β-Endorphin has approximately 18 to 33 times the analgesic potency of morphine,[9] though its hormonal effect is species dependent.[10]

Exercise[edit]

β-Endorphin release in response to exercise has been known and studied since at least the 1980s.[11] Studies have demonstrated that serum concentrations of endogenous opioids, in particular β-endorphin and β-lipotropin, increase in response to both acute exercise and training.[11] The release of β-endorphin during exercise is associated with a phenomenon colloquially known in popular culture as a runner's high.[12]

History[edit]

β-Endorphin was discovered in camel pituitary extracts by C.H. Li and David Chung.[13] The primary structure of β-endorphin was first unknowingly explored 10 years earlier, when Li and colleagues analyzed the sequence of another neuropeptide produced in the pituitary gland, γ-lipotropin. They noticed that the C-terminus region of this neuropeptide was similar to that of some enkephalins, suggesting that it may have a similar function to these neuropeptides. The C-terminal sequence of γ-lipotropin turned out to be the primary sequence of the β-endorphin.[4]

References[edit]

  1. ^ a b c d e f g Malenka RC, Nestler EJ, Hyman SE (2009). "Chapter 7: Neuropeptides". In Sydor A, Brown RY. Molecular Neuropharmacology: A Foundation for Clinical Neuroscience (2nd ed.). New York: McGraw-Hill Medical. pp. 184, 190, 192. ISBN 9780071481274. Opioid Peptides
    β-Endorphin (also a pituitary hormone) ...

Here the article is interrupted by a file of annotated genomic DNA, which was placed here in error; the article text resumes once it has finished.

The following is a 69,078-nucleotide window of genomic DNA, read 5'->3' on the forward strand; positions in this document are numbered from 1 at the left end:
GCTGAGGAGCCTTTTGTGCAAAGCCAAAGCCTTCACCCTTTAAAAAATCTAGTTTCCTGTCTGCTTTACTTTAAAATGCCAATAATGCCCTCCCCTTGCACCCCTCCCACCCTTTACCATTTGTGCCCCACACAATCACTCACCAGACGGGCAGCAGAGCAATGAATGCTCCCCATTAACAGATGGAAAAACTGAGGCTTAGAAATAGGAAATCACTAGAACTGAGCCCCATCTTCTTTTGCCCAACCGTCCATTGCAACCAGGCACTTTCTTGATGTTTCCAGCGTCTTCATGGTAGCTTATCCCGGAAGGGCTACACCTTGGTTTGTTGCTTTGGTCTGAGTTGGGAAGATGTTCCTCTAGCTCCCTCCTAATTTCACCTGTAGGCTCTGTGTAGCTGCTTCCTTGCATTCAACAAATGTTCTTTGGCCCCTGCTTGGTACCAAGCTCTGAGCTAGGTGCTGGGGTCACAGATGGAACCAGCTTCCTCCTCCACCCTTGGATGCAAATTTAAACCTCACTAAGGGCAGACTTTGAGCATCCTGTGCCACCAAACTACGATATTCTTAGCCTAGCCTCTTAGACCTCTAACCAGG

Opioid peptides are encoded by three distinct genes. These precursors include POMC, from which the opioid peptide β-endorphin and several nonopioid peptides are derived, as discussed earlier; proenkephalin, from which met-enkephalin and leu-enkephalin are derived; and prodynorphin, which is the precursor of dynorphin and related peptides. Although they come from different precursors, opioid peptides share significant amino acid sequence identity. Specifically, all of the well-validated endogenous opioids contain the same four N-terminal amino acids (Tyr-Gly-Gly-Phe), followed by either Met or Leu ... Among endogenous opioid peptides, β-endorphin binds preferentially to μ receptors. ... Shared opioid peptide sequences. Although they vary in length from as few as five amino acids (enkephalins) to as many as 31 (β-endorphin), the endogenous opioid peptides shown here contain a shared N-terminal sequence followed by either Met or Leu.
     
  2. ^ DBGET
  3. ^ a b c d Veening, Jan G.; Barendregt, Henk P. (29 January 2015). "The effects of beta-endorphin: state change modification". Fluids and barriers of the CNS. 12: 3. doi:10.1186/2045-8118-12-3. PMC 4429837Freely accessible. PMID 25879522.